Rumen Dimitrov

Hey, Shopify App Developers, Get Your Apps Off My Live Site (At Least For Now)

4 min read

What do you think when you get the message “buy this product now” 4 times from your store’s live chat app? First I thought the person sending it was nuts. Then I realized they expected the chat to have a bot-assistan.

Reviewing the chat messages from the past year for my client, I realized more than 50% of the requests were made in the hopes of reaching a chatbot. The other 25% could be easily answered with an automatic response.

It was time to graduate from the current chat app and upgrade it to something more intelligent. Seeing how many options were out there, I limited my research just to the Shopify App Store.

Ten minutes later I got 3 apps shortlisted. Now it is time to test them!

If possible, I’d like to compare the apps on the site of my client, evaluate which one fits the needs of his visitors the best and not break the functionality of the existing app that currently working ok.

Replacing an app makes me twitch

Installing a new chat app just showed a new chat widget next to the old one. On all themes. Published and unpublished. And there is no way to turn that off so that I don’t confuse the people on the site right now.

Now that’s annoying!

Why Store Owners Feel Unease With New Apps?

My job is to understand merchants and their customers. Having an app drop on your live store directly is unacceptable from both sides—as a store owner you wouldn’t put a half-baked, unconfigured solution live in front of your traffic, especially when you have an alternative one running. As a site visitor you would be confused the least. When your message gets lost you’ll be annoyed.

High–trafficked stores always have people live and browsing. On such a store you don’t play with the published theme—that’s insane and it is costing you money. Coincidentally, high-trafficked stores could easily justify paying for an app, compared to small stores where the stakes of working on the live theme are less.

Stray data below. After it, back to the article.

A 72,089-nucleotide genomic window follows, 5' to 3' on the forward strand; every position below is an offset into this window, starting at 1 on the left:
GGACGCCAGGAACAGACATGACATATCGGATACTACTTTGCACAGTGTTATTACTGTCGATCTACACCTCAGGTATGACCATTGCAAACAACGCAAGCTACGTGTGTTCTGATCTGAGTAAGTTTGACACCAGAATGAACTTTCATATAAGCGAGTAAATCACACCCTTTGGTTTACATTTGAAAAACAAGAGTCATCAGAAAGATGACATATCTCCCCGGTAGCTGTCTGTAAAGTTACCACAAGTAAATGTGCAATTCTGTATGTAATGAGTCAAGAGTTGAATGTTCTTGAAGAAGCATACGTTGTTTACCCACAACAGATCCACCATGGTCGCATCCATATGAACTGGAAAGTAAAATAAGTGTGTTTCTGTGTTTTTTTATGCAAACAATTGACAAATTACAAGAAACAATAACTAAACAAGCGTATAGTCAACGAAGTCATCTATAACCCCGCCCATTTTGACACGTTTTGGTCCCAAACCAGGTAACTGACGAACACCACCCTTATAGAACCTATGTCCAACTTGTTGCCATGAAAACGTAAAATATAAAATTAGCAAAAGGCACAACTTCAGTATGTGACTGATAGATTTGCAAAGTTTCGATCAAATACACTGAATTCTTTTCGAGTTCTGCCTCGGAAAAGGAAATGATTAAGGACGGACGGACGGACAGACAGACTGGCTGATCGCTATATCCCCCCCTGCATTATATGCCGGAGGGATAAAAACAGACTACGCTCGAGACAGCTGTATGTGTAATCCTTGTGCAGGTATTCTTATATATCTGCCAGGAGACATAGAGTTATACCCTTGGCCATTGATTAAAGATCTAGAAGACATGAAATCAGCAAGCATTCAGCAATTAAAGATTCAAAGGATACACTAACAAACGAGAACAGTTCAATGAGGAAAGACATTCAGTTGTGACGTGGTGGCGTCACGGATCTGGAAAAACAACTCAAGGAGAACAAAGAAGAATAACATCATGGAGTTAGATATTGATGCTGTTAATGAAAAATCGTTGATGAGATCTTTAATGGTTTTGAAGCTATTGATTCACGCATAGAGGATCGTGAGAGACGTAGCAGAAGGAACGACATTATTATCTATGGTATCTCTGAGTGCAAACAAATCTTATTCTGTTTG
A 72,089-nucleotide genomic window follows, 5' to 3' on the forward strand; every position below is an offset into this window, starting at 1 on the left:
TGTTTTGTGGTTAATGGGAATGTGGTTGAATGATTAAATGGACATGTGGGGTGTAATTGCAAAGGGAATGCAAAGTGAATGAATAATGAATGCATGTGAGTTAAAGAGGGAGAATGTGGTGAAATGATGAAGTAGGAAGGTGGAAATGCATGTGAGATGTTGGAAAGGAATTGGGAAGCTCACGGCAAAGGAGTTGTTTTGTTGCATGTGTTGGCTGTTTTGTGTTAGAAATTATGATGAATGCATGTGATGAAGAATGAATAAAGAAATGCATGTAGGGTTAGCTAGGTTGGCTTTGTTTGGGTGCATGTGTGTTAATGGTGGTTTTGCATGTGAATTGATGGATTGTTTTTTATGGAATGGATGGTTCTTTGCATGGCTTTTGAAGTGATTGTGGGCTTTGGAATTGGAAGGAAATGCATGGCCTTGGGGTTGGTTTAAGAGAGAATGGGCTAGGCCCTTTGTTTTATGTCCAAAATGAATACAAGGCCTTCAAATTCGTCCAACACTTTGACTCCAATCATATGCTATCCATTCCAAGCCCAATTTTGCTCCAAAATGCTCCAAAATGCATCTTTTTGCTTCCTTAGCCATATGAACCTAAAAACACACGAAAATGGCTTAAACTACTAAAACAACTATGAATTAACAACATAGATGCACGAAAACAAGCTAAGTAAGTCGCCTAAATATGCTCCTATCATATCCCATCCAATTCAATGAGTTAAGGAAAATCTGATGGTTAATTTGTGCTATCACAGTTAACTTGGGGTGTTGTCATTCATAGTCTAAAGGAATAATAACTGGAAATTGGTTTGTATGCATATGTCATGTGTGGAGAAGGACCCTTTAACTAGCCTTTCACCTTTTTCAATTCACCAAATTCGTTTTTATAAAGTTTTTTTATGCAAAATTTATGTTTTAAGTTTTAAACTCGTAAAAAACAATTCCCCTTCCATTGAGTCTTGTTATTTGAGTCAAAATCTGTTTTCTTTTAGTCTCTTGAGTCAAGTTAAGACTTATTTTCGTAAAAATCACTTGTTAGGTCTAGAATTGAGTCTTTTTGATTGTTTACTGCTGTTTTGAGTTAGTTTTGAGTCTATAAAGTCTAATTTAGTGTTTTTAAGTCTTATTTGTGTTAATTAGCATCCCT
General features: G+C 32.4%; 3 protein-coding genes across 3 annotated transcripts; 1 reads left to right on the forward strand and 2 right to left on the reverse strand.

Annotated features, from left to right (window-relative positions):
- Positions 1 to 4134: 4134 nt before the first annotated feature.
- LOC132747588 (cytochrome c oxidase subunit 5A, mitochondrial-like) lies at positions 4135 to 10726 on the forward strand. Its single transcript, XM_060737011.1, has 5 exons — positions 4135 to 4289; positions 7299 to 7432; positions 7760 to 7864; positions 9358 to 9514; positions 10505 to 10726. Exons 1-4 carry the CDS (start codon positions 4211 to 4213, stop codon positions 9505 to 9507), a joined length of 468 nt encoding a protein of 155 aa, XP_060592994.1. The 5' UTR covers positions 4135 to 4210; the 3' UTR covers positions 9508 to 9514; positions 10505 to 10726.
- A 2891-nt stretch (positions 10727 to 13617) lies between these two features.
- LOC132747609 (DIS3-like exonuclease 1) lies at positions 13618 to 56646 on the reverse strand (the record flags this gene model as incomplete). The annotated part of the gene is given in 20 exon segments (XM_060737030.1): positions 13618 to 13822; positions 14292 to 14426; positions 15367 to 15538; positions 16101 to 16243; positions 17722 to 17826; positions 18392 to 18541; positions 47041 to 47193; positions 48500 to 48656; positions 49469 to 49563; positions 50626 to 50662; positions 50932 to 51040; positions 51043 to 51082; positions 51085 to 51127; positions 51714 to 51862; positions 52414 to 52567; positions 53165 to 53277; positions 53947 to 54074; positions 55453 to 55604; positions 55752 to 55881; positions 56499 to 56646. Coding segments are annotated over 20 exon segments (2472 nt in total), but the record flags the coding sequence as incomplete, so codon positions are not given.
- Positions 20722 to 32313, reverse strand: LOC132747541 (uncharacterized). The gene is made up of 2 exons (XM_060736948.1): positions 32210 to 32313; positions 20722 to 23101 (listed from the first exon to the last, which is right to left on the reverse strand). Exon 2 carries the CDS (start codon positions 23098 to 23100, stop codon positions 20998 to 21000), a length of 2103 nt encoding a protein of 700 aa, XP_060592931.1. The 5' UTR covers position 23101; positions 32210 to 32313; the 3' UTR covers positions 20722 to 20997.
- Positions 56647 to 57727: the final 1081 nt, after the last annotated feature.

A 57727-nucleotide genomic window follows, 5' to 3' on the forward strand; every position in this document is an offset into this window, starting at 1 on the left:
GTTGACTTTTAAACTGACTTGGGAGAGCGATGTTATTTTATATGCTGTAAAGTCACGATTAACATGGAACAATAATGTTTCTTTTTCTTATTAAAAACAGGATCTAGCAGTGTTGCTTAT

Yet, the initial experience of most apps is designed for stores with low to non-existing traffic.

Implementing changes should be done on a staging theme, away from visitors’ eyes until you are ready to publish the feature.

If I were a store owner, I wouldn’t want visitors to see a broken store with two chat apps at the same time! I don’t want to have to put the site into “maintenance mode” just so I can test a new app.

What happens if a visitor uses one of the two chat apps while I’m playing with its settings and end up uninstalling it in desperation 10 minutes later? The message will be lost. The sale will be lost. The customer will be gone. There—the app is costing me money before it makes me any.

The Store’s Brand is Everything

That’s one thing I would be extra careful about. Broken store functionality hurts the perception of my brand. An app may change the store and make it look broken even if it isn’t—just by showing up at the wrong time.

Now that’s annoying.

Having A Free Trial Is Not Enough – I Need A Preview Mode That Isn’t Live

Wouldn’t it be nice if we could not only test-drive an app but restrict it to unpublished themes only? Have the time and attention to look at app settings in context, set them up to our liking and then deploy on the live site?

Shopify Admin Panel Themes’ section does it right – you can customize and preview themes before you publish. Why can’t we have this with apps, too?

Shopify App Developers—I believe in you!

As an app developer myself, I know it is possible. I know you can do it. Don’t blame it on the Shopify platform, please!

Building an on/off switch in your app is faster than waiting for Shopify to implement this globally.

Harder than doing nothing, I know.

Lower in priority than adding a new shiny feature to the app, I know.

But this would help more people safely test, compare and fall in love with your app. Especially merchants with big stores.

So, please, just let me hide your app for a while (at least from the live theme)! Is that too much to ask?

Post by: Rumen Dimitrov

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